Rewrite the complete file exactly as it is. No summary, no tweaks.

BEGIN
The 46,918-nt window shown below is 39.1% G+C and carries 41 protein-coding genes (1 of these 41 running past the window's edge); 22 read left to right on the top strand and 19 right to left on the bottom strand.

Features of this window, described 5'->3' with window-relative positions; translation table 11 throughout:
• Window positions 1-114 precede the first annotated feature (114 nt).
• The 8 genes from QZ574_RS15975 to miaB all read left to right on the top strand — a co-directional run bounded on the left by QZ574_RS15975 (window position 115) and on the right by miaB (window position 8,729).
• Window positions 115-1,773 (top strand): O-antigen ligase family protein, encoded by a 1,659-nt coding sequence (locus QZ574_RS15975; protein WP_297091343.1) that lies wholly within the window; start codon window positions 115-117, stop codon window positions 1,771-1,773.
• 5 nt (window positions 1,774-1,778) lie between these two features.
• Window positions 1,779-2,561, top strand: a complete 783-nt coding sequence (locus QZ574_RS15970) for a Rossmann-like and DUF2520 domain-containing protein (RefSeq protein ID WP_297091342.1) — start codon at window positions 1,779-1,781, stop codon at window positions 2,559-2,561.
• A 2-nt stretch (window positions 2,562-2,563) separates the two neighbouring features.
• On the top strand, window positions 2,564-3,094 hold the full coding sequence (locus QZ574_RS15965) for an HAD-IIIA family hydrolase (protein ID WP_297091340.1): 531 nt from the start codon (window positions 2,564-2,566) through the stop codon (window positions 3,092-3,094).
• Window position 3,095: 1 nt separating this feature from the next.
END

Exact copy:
The 46,918-nt window shown below is 39.1% G+C and carries 41 protein-coding genes (1 of these 41 running past the window's edge); 22 read left to right on the top strand and 19 right to left on the bottom strand.

Features of this window, described 5'->3' with window-relative positions; translation table 11 throughout:
• Window positions 1-114 precede the first annotated feature (114 nt).
• The 8 genes from QZ574_RS15975 to miaB all read left to right on the top strand — a co-directional run bounded on the left by QZ574_RS15975 (window position 115) and on the right by miaB (window position 8,729).
• Window positions 115-1,773 (top strand): O-antigen ligase family protein, encoded by a 1,659-nt coding sequence (locus QZ574_RS15975; protein WP_297091343.1) that lies wholly within the window; start codon window positions 115-117, stop codon window positions 1,771-1,773.
• 5 nt (window positions 1,774-1,778) lie between these two features.
• Window positions 1,779-2,561, top strand: a complete 783-nt coding sequence (locus QZ574_RS15970) for a Rossmann-like and DUF2520 domain-containing protein (RefSeq protein ID WP_297091342.1) — start codon at window positions 1,779-1,781, stop codon at window positions 2,559-2,561.
• A 2-nt stretch (window positions 2,562-2,563) separates the two neighbouring features.
• On the top strand, window positions 2,564-3,094 hold the full coding sequence (locus QZ574_RS15965) for an HAD-IIIA family hydrolase (protein ID WP_297091340.1): 531 nt from the start codon (window positions 2,564-2,566) through the stop codon (window positions 3,092-3,094).
• Window position 3,095: 1 nt separating this feature from the next.